International Mobility of PhD Graduates and the Construction of Scientific Careers: The French Example

Abstract : Expatriation of higher-education graduates raises much concern in many countries often in conjunction with talk about the brain drain. It supposedly entails a risk of losing the skills required for a competitive economy. The issue is all the more acute for PhD graduates, who are expected to play a major part in the knowledge economy (Dasgupta and David, 1994). However, questions arise as to the causes of such mobility and its consequences for young graduates' individual career paths. The academic literature on graduate migration discusses these questions in terms of theory focusing on the push and pull factors liable to explain the motivations behind individual PhD graduate mobility (Dongbin, Bankart AndIsdell, 2011). Compared with other categories of highly qualified staff, international mobility is thought of as a norm of occupational integration and socialization (Mahroum, 2000) peculiar to the research world. However, it may be thought that the reasons for such mobility remain diverse for young PhD graduates looking for a stable position in the employment market. Reasons for such mobility include being an obligatory requirement in some scientific disciplines in order to access research positions, as well as a need to enhance one's curriculum vitæ, a diversity of academic interest or the absence of a buoyant national labour market. The empirical part of the study is based on an original survey conducted in conjunction with the Céreq among young PhD graduates in France who went to work abroad after graduating. It looks at the determinants of mobility abroad after obtaining a PhD in France and then of the return to France or continued expatriation several years after graduating. All told, the on-line survey conducted in 2012 provided a sample of some 400 PhD graduates who had moved abroad. Early findings Three years after graduating, 70 per cent of PhDs in the sample were living abroad, more than one-third of them in the USA and UK. The survey reveals that these departures cannot readily be likened to any generalized 'brain drain' because of, say, far more attractive working conditions or a more stimulating academic environment. Most young PhD graduates go abroad because they find it difficult to get work in France. This is also why they extend their time abroad. Remoteness from French national networks and recruitment practices makes it difficult to return to a steady position in France although such a return is often wanted for personal reasons. That does not mean, however, that positions abroad do not have attractions for young PhD graduates. More than half of the respondents report that the academic conditions influenced their choice to move. Likewise, pay levels are generally higher abroad. It can be shown, from various regression models, that the PhD graduates who seemingly move abroad definitively would generally be earning less if they had stayed in France. However, conditions abroad are often precarious, with many young PhD graduates reporting that they find it hard to find a steady position in the labour market, especially in the academic sector.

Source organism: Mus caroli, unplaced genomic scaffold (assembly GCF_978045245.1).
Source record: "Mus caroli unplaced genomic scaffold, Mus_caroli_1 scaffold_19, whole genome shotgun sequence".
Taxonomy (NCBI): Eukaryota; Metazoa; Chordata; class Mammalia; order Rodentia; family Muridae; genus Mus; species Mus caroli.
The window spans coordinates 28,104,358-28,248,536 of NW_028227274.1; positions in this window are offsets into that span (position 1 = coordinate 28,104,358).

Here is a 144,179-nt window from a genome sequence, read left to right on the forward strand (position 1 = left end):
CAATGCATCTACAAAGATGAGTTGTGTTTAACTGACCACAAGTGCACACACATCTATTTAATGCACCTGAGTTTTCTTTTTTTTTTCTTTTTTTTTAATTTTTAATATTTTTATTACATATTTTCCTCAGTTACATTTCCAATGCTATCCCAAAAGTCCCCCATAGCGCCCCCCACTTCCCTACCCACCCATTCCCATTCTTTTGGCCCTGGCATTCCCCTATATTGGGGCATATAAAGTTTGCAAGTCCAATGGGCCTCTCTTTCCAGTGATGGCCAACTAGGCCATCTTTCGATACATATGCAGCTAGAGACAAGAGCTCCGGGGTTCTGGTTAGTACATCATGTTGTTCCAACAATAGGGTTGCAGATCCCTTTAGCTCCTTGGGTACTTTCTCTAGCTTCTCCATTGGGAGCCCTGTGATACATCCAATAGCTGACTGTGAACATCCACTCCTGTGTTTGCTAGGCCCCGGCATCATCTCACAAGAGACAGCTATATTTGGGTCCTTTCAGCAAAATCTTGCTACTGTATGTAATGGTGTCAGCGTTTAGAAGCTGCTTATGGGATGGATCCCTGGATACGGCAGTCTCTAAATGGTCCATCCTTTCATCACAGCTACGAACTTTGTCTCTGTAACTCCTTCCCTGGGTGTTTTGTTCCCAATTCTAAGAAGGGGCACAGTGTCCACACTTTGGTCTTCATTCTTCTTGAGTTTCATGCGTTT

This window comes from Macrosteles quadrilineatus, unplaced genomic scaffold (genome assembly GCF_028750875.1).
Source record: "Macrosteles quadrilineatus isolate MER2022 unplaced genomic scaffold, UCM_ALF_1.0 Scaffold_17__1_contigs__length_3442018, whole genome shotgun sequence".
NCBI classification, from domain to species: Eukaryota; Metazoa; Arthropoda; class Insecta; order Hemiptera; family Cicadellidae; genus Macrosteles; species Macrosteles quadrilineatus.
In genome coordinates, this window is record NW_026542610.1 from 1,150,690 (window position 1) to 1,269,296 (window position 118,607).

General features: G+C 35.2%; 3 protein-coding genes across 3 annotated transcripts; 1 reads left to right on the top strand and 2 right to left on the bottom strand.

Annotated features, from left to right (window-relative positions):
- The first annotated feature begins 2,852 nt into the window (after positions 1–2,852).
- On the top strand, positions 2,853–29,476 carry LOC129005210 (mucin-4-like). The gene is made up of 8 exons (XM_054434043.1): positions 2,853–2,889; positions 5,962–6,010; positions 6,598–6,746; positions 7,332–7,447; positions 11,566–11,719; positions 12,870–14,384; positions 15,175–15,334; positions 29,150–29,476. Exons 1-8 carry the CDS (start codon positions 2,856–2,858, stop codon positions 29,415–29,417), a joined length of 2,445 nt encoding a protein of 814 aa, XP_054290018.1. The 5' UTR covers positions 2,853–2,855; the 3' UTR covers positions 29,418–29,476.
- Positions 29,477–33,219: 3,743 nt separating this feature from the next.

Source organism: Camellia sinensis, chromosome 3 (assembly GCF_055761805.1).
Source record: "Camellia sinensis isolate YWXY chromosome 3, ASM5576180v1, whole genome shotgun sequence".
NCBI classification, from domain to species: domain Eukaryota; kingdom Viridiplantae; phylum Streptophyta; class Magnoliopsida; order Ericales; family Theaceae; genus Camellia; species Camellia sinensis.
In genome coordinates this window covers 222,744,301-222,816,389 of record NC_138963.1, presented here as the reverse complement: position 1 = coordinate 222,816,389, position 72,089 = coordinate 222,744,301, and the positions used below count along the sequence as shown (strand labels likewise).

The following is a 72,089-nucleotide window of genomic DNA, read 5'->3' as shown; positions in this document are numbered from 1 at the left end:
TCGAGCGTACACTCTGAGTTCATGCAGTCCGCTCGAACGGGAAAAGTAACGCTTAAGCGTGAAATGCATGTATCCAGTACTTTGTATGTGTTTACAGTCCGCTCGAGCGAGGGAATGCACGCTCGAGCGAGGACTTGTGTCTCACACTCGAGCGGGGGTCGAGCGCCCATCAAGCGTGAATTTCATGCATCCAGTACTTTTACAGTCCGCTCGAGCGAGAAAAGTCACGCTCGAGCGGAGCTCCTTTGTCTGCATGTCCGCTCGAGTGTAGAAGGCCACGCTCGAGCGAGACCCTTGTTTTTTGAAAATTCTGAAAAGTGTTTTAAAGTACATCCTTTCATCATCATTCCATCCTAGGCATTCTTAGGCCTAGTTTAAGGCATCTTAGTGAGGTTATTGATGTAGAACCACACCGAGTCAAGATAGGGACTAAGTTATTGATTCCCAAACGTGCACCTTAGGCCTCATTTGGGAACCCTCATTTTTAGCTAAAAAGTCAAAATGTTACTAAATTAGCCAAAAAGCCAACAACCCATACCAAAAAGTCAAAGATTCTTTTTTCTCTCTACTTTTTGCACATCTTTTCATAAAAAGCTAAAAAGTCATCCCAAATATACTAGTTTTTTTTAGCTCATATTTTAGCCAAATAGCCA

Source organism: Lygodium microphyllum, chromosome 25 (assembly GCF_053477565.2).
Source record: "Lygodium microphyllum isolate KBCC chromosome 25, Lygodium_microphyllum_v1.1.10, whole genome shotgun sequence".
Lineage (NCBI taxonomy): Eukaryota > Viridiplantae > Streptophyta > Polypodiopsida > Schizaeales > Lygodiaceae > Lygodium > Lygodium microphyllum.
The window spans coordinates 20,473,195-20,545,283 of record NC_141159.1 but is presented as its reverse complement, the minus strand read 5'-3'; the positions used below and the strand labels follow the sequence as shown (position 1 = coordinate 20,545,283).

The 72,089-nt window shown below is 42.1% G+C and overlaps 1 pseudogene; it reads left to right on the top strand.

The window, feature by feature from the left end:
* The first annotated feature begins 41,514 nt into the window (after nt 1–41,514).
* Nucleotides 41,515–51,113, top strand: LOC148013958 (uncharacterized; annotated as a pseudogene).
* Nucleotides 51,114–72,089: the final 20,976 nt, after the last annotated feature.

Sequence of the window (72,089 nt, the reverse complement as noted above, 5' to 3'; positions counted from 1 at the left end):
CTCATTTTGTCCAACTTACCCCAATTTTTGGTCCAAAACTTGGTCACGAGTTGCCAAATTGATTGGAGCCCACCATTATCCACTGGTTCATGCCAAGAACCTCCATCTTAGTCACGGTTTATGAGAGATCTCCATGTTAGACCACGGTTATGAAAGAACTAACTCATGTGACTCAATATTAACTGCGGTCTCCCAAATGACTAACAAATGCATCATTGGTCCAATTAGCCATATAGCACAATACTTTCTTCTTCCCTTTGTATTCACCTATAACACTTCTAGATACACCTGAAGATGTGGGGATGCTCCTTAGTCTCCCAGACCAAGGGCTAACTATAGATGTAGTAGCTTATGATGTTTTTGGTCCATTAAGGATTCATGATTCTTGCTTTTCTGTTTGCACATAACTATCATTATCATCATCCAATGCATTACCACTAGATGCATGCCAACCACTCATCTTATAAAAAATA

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Claire Bonnard, Jean-François Giret. International Mobility of PhD Graduates and the Construction of Scientific Careers: The French Example. SASE 26th Annual Conference: The Institutional Foundations of Capitalism, Jul 2014, Chicago, United States. ⟨halshs-01069046⟩

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